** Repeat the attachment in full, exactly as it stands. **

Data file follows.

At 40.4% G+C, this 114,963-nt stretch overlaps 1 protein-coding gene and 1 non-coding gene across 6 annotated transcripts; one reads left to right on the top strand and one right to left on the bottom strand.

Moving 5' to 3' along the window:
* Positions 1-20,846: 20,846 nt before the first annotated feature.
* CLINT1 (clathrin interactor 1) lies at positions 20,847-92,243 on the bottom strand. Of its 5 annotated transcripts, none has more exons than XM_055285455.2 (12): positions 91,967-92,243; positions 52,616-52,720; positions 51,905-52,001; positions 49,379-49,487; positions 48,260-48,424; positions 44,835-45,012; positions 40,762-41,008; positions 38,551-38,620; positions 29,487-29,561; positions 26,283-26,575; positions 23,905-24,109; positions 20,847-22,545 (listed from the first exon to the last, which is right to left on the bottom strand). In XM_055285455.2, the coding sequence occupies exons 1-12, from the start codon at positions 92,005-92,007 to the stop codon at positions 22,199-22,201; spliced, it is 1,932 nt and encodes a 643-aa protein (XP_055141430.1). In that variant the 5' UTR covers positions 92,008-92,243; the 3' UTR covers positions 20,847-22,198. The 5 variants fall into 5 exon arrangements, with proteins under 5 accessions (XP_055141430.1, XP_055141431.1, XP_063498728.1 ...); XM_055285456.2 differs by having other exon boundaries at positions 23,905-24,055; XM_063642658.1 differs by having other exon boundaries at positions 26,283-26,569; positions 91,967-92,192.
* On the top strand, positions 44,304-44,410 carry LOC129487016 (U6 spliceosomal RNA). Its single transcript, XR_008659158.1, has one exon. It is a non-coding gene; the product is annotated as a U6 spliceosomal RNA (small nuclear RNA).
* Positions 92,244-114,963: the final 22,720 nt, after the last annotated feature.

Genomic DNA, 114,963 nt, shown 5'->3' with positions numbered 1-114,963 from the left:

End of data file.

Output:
At 40.4% G+C, this 114,963-nt stretch overlaps 1 protein-coding gene and 1 non-coding gene across 6 annotated transcripts; one reads left to right on the top strand and one right to left on the bottom strand.

Moving 5' to 3' along the window:
* Positions 1-20,846: 20,846 nt before the first annotated feature.
* CLINT1 (clathrin interactor 1) lies at positions 20,847-92,243 on the bottom strand. Of its 5 annotated transcripts, none has more exons than XM_055285455.2 (12): positions 91,967-92,243; positions 52,616-52,720; positions 51,905-52,001; positions 49,379-49,487; positions 48,260-48,424; positions 44,835-45,012; positions 40,762-41,008; positions 38,551-38,620; positions 29,487-29,561; positions 26,283-26,575; positions 23,905-24,109; positions 20,847-22,545 (listed from the first exon to the last, which is right to left on the bottom strand). In XM_055285455.2, the coding sequence occupies exons 1-12, from the start codon at positions 92,005-92,007 to the stop codon at positions 22,199-22,201; spliced, it is 1,932 nt and encodes a 643-aa protein (XP_055141430.1). In that variant the 5' UTR covers positions 92,008-92,243; the 3' UTR covers positions 20,847-22,198. The 5 variants fall into 5 exon arrangements, with proteins under 5 accessions (XP_055141430.1, XP_055141431.1, XP_063498728.1 ...); XM_055285456.2 differs by having other exon boundaries at positions 23,905-24,055; XM_063642658.1 differs by having other exon boundaries at positions 26,283-26,569; positions 91,967-92,192.
* On the top strand, positions 44,304-44,410 carry LOC129487016 (U6 spliceosomal RNA). Its single transcript, XR_008659158.1, has one exon. It is a non-coding gene; the product is annotated as a U6 spliceosomal RNA (small nuclear RNA).
* Positions 92,244-114,963: the final 22,720 nt, after the last annotated feature.

Genomic DNA, 114,963 nt, shown 5'->3' with positions numbered 1-114,963 from the left: